Uphill better

October 28, 2015 § 25 Comments

I’ve been climbing better this year than at any time since, well, a long time ago. A good friend asked me why. “Sobriety?” he wondered.

Keep in mind that “climbing better” doesn’t mean much in the big picture. I’m still an aged, hairy legged flailer who’s easily dispatched by the real climbers. Still, finishing with the leaders over and over on the Donut Ride’s big climb is an improvement by orders of magnitude, especially when it has occasionally involved whipping people 25 years my junior who I’ve never out-climbed before.

So I thought about it and here’s what I’ve concluded.

  1. Sobriety. Basically, the outcome of not drinking has been non-drastic weight reduction and, what’s even more important, weight maintenance. In the past I always found that losing weight was fairly easy, but maintaining it was impossible. I’ve averaged 150 lbs. per month since March, down from 167-170 in November when I had my last drink. Training and racing at the new weight has made it the “new normal,” and sobriety makes it easier to get back on track after a couple of extra trips down the buffet line. Sobriety also excises out all of the gratuitous eating that goes along with being slobber drunk. I no longer have to diet or count calories, I eat three solid meals a day, and I quit when I’m full.
  1. Climbing on the drops. I’ve been developing this technique a-la Pantani and Leibert for two years. It has increased my power significantly on the climbs, perhaps 10%? Maybe more? And since I’m on the drops I don’t get much in the way of an air drag penalty, which you do when you climb on the hoods. Drop climbing allows me to use my arms, shoulders, and back to supplement my legs and give them a bit of a break. Drop climbing also gives me acceleration uphill when trying to catch attacks. If you have a power meter, which I don’t, it would be interesting to see what your power output looks like drop climbing vs. seated climbing vs. climbing out of the saddle on the hoods. I can now climb on the drops for up to 30 minutes without sitting.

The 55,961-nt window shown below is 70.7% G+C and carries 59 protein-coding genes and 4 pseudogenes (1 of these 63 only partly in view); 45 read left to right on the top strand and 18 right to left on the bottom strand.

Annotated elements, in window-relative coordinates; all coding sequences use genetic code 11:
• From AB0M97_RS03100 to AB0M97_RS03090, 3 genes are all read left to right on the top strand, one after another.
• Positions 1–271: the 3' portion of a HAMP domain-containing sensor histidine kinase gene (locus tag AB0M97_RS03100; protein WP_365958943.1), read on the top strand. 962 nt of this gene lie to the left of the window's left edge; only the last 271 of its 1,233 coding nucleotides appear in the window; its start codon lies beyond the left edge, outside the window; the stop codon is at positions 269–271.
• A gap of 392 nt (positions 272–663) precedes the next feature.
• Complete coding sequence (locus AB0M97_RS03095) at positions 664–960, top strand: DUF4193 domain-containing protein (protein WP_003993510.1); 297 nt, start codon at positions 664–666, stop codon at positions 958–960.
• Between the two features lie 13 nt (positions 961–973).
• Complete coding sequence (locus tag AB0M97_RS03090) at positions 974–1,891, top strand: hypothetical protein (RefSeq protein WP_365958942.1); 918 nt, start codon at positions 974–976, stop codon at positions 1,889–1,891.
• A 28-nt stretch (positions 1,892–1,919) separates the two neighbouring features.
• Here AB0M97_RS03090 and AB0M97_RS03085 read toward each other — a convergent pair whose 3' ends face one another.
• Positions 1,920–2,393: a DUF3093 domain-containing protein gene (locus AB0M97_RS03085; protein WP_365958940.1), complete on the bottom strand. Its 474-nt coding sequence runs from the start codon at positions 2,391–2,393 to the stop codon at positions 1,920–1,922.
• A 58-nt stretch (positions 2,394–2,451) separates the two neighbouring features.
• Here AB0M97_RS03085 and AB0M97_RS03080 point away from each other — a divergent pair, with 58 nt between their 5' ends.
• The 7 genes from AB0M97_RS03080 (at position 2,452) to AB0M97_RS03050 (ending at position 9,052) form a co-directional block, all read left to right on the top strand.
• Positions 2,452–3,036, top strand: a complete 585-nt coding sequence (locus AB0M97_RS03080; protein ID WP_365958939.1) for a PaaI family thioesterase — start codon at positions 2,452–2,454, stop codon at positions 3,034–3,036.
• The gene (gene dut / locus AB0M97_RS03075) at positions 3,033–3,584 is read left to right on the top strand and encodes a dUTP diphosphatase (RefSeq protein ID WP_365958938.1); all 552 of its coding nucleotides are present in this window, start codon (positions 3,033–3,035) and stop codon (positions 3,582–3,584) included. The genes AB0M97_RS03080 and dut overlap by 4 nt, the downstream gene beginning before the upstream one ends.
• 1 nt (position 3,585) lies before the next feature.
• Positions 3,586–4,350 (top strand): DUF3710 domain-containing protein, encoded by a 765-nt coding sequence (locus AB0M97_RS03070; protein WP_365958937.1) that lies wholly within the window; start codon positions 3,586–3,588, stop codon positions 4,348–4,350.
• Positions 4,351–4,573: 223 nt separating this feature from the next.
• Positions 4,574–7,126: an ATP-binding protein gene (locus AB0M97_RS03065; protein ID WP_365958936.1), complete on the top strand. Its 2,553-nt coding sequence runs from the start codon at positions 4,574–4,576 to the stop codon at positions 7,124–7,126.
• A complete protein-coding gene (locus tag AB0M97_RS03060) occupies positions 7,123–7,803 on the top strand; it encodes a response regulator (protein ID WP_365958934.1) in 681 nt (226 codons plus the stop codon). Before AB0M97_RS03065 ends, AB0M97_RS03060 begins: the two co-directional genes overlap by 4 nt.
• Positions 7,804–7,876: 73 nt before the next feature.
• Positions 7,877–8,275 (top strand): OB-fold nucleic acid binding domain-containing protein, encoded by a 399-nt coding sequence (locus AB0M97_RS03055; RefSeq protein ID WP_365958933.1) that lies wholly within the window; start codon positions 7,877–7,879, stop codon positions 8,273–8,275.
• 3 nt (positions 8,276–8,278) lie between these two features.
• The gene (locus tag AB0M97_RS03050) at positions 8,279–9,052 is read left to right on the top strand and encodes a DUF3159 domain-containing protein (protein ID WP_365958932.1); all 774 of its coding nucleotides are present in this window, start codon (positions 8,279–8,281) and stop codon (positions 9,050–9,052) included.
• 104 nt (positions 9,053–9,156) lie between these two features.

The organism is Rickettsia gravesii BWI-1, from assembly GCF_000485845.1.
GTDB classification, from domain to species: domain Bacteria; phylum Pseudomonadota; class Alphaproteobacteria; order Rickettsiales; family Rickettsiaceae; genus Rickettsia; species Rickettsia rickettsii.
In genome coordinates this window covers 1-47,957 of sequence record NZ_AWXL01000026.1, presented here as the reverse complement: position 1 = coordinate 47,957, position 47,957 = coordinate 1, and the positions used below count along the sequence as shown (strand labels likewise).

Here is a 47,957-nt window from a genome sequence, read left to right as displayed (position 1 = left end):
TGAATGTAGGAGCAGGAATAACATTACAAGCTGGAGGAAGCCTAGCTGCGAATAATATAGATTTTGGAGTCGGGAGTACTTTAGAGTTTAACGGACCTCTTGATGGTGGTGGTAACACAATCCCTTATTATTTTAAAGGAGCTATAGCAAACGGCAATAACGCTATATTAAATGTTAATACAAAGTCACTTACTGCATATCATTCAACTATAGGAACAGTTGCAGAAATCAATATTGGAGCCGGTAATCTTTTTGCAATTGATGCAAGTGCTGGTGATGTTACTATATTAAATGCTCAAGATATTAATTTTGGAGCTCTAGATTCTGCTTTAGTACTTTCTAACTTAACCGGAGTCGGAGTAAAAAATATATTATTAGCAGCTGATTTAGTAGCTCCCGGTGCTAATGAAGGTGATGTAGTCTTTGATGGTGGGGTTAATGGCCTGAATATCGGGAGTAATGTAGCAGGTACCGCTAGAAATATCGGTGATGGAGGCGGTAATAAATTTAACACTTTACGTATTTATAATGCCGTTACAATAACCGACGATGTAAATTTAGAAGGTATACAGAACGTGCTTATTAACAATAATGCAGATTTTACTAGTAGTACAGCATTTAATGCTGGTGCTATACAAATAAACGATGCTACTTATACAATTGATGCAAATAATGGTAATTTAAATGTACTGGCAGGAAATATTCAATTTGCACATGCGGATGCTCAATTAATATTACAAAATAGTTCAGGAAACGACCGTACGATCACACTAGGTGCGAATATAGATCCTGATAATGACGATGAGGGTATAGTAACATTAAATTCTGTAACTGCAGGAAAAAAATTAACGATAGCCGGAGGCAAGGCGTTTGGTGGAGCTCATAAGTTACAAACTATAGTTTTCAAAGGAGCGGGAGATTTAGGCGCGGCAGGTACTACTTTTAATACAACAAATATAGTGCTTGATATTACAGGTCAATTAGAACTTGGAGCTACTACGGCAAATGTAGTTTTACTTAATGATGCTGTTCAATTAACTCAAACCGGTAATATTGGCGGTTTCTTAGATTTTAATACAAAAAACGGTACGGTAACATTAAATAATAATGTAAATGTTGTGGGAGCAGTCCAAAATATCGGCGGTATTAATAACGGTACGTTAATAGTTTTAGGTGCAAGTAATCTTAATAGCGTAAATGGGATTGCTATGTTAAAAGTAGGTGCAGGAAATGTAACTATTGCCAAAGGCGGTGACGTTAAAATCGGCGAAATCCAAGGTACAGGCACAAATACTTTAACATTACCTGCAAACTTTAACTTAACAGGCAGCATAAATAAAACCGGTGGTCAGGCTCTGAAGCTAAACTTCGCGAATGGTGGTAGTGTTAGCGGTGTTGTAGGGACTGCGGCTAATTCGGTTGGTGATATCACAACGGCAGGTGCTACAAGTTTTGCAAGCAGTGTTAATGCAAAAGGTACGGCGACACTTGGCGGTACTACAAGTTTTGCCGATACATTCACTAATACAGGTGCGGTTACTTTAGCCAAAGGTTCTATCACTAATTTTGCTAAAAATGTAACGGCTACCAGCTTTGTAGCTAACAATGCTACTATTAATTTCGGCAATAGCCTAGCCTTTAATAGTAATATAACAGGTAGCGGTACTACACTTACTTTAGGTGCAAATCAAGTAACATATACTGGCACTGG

1. Following wheels and sitting in. I’ve spent 30 years dragging my butt to the front and thrashing around with lots of riders on my wheel only to fall off the pace early. I watched a certain shirking wheelsucker this morning in San Diego and was impressed with how he’s always on a wheel, never in the wind, and seems to always be with the leaders. I’m trying to ride more like him, especially on climbs when the difference between getting shelled and making the split last year in Punchbowl and Castaic was only a handful of pedal strokes.
  1. Showing up for climbing rides fully rested. I ride better fresh than stale and have finally made rest an integral slice of the performance pie. It’s as important as intervals, and given my age, probably even more so. The biggest part of rest has meant riding less. A lot less. I probably did 5,000 miles last year, maybe not even that much. In previous years, 10k was on the low side. I’m no longer compelled to do hundred-milers, or to ride endlessly for hours to improve my “base,” whatever that is. After 33 years of cycling, if I don’t have enough of a base to do a couple dozen races a year, riding all day on PCH isn’t going to do the trick.